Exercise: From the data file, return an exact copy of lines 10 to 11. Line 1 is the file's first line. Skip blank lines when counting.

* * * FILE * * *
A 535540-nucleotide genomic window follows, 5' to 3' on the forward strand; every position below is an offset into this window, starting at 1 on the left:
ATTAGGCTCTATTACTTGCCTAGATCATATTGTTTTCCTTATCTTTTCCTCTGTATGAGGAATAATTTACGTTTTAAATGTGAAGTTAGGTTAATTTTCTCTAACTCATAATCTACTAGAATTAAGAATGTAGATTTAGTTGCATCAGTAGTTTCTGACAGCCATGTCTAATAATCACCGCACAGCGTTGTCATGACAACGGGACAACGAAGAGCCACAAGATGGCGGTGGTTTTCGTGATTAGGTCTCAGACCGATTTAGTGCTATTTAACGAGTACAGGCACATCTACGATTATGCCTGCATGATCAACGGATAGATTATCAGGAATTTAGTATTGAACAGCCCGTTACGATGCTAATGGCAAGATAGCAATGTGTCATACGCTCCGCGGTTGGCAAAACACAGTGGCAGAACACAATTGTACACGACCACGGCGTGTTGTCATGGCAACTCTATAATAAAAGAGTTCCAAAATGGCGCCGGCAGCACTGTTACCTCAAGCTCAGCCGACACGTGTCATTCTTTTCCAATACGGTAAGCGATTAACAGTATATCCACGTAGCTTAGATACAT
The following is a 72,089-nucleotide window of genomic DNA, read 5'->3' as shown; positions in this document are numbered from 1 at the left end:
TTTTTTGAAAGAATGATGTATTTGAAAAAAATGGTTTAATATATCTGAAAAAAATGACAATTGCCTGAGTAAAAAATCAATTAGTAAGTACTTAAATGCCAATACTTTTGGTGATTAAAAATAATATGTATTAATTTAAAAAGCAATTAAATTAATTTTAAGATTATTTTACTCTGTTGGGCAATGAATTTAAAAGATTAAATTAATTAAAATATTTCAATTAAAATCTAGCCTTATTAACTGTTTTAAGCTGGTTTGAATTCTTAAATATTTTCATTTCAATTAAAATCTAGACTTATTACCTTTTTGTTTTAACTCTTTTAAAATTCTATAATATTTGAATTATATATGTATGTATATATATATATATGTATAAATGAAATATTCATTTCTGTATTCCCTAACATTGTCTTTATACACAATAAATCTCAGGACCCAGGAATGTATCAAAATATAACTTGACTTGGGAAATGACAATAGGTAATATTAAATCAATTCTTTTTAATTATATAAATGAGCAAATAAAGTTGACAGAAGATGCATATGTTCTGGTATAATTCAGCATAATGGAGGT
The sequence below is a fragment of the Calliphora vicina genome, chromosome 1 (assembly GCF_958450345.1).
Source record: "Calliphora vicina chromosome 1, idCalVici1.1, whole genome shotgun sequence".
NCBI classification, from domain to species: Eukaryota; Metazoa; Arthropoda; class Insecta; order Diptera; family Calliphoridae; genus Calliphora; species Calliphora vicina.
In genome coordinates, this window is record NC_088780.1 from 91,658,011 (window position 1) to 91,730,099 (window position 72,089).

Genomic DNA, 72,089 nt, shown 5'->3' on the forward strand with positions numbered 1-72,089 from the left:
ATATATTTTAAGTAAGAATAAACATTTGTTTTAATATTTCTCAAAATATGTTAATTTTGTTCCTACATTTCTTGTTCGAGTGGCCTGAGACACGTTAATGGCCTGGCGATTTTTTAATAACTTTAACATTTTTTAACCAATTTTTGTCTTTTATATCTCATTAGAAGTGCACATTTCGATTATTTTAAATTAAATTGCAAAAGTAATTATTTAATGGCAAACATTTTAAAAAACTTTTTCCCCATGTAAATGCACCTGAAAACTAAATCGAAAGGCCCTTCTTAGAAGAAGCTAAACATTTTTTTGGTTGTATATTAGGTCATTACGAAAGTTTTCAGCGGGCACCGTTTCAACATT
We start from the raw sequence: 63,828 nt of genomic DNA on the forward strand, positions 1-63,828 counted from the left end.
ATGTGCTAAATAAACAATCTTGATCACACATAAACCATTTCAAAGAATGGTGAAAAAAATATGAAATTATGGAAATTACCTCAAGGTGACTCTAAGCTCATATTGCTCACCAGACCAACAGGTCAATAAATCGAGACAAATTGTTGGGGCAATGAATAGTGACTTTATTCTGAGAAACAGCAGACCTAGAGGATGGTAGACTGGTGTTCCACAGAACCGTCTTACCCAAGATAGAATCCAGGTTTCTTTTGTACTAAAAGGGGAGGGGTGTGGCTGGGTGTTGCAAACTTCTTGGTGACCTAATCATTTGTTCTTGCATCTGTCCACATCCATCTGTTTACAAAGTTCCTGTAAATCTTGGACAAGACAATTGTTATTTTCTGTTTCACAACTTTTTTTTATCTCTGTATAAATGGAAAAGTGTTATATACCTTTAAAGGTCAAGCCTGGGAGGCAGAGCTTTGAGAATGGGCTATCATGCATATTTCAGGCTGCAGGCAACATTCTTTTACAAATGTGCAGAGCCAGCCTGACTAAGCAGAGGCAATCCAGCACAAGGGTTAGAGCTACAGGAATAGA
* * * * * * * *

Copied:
ATATATTTTAAGTAAGAATAAACATTTGTTTTAATATTTCTCAAAATATGTTAATTTTGTTCCTACATTTCTTGTTCGAGTGGCCTGAGACACGTTAATGGCCTGGCGATTTTTTAATAACTTTAACATTTTTTAACCAATTTTTGTCTTTTATATCTCATTAGAAGTGCACATTTCGATTATTTTAAATTAAATTGCAAAAGTAATTATTTAATGGCAAACATTTTAAAAAACTTTTTCCCCATGTAAATGCACCTGAAAACTAAATCGAAAGGCCCTTCTTAGAAGAAGCTAAACATTTTTTTGGTTGTATATTAGGTCATTACGAAAGTTTTCAGCGGGCACCGTTTCAACATT
We start from the raw sequence: 63,828 nt of genomic DNA on the forward strand, positions 1-63,828 counted from the left end.